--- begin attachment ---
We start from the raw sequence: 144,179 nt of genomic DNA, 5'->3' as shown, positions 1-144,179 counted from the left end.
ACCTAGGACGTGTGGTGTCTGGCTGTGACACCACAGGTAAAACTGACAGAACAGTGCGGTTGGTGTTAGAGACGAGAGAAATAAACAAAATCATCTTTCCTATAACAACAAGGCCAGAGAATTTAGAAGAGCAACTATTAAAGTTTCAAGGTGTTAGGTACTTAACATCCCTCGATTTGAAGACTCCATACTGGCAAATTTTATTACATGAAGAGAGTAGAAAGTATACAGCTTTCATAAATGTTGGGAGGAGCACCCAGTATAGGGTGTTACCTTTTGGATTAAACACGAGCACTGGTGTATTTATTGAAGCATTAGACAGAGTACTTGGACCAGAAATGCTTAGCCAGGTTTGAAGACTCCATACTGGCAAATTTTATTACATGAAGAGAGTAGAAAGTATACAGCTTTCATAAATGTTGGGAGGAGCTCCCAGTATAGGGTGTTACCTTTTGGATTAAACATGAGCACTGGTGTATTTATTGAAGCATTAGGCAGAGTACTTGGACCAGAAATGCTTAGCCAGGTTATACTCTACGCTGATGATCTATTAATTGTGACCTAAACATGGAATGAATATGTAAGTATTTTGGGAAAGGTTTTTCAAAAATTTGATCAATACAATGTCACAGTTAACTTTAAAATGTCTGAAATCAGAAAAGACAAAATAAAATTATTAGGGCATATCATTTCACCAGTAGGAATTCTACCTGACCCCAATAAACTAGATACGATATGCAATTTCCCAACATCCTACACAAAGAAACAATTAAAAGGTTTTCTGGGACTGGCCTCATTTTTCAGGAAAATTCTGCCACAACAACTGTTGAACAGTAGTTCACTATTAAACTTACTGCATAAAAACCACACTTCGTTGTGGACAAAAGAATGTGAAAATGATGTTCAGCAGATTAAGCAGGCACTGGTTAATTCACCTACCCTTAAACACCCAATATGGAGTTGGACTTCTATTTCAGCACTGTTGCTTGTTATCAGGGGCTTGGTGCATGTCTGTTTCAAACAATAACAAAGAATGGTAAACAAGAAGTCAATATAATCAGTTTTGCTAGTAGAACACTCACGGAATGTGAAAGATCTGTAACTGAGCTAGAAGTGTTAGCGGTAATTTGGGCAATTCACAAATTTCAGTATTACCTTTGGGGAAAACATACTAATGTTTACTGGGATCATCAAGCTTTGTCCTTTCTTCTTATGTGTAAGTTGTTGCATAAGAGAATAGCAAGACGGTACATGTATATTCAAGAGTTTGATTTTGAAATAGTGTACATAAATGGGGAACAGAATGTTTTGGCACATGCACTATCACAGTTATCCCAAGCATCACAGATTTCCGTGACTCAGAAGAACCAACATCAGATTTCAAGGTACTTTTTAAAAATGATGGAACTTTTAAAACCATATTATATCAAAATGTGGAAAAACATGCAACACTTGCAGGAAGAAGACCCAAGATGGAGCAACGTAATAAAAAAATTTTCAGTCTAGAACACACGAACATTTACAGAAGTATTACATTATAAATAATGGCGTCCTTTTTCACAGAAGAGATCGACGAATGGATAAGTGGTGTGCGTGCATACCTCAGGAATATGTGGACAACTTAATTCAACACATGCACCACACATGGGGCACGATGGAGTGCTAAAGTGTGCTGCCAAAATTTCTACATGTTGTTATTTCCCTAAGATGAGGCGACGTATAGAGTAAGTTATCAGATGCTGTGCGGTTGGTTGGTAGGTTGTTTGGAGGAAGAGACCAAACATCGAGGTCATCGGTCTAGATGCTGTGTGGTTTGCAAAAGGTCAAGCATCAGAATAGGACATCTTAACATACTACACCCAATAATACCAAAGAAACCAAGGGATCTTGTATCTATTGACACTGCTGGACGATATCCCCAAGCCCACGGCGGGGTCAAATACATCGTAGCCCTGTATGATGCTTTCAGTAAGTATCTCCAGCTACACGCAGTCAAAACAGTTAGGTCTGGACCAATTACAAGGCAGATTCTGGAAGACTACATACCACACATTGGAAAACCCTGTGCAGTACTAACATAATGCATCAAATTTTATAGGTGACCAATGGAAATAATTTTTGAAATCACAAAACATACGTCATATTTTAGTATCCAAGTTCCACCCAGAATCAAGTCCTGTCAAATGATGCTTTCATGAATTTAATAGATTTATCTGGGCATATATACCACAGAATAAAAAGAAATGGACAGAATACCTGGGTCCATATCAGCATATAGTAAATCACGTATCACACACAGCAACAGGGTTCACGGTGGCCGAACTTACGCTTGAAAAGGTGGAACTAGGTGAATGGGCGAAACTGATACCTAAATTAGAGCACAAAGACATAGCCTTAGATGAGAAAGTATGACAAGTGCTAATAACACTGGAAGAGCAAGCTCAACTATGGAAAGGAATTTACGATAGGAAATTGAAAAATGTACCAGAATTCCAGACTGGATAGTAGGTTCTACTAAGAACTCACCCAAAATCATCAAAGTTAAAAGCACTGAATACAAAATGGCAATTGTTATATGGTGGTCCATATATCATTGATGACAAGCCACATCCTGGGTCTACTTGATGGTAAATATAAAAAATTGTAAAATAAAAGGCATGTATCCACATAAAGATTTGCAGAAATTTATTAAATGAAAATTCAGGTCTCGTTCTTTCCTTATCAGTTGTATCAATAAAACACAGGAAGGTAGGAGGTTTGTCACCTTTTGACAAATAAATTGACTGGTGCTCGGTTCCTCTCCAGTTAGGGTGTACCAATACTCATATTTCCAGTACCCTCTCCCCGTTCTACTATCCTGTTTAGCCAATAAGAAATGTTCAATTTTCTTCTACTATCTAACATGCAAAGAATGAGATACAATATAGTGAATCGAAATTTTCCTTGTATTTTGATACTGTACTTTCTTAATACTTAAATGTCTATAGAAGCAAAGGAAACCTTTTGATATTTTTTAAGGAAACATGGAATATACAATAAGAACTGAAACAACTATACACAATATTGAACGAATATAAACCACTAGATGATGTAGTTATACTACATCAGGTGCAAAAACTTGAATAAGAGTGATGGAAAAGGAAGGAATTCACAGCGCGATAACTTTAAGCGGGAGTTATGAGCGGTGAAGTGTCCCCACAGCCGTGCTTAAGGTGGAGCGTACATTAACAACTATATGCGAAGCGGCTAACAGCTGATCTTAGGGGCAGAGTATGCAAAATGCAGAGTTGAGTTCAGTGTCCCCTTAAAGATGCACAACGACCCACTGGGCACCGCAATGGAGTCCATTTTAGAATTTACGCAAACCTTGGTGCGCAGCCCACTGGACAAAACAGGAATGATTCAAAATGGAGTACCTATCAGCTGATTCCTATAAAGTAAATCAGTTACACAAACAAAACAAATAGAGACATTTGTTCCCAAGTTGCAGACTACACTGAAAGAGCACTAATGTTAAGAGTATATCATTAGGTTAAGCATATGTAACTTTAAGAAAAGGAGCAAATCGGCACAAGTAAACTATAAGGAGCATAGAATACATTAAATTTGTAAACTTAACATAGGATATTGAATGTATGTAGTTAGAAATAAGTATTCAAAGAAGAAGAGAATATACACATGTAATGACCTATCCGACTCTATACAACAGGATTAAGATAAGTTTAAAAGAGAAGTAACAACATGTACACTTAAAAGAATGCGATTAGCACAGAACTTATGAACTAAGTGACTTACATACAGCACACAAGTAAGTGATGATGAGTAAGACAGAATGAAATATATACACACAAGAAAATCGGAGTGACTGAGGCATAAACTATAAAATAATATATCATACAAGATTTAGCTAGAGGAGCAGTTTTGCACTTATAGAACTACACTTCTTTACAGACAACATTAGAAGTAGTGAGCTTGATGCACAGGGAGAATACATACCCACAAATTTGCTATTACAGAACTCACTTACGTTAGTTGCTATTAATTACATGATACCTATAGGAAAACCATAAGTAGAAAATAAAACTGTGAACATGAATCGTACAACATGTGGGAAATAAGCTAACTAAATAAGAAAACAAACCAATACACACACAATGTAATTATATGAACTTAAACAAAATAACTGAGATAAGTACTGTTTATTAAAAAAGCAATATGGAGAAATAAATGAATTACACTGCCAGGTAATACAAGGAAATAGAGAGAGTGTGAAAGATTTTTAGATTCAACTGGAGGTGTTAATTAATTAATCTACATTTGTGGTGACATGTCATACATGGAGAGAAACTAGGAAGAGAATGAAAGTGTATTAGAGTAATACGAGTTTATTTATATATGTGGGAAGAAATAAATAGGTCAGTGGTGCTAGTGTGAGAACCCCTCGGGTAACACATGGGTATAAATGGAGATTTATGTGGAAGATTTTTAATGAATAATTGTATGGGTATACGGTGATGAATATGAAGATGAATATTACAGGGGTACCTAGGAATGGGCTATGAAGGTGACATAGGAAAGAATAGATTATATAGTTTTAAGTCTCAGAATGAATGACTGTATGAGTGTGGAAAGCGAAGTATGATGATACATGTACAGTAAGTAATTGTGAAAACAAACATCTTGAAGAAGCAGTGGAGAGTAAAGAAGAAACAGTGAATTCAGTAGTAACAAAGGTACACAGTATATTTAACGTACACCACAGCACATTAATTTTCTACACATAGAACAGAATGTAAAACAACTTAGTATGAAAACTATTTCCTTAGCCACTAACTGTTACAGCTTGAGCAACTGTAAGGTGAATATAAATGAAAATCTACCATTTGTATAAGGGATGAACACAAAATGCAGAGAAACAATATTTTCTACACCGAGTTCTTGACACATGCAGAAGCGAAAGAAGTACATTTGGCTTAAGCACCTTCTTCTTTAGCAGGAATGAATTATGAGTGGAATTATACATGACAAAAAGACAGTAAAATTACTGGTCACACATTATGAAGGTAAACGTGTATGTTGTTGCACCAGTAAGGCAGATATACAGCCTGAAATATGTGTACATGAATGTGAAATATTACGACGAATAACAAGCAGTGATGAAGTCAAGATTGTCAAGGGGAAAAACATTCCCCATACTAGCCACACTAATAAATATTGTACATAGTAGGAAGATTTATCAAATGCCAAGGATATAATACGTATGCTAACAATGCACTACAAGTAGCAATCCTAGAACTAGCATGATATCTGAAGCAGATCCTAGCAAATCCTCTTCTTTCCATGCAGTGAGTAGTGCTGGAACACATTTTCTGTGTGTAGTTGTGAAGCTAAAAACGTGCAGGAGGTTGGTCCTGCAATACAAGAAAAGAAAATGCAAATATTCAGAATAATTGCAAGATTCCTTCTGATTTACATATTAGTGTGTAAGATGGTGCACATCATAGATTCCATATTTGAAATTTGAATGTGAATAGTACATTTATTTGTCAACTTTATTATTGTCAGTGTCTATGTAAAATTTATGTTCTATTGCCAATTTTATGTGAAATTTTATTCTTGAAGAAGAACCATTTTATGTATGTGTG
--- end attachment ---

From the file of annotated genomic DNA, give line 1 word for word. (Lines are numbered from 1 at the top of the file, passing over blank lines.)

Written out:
We start from the raw sequence: 144,179 nt of genomic DNA, 5'->3' as shown, positions 1-144,179 counted from the left end.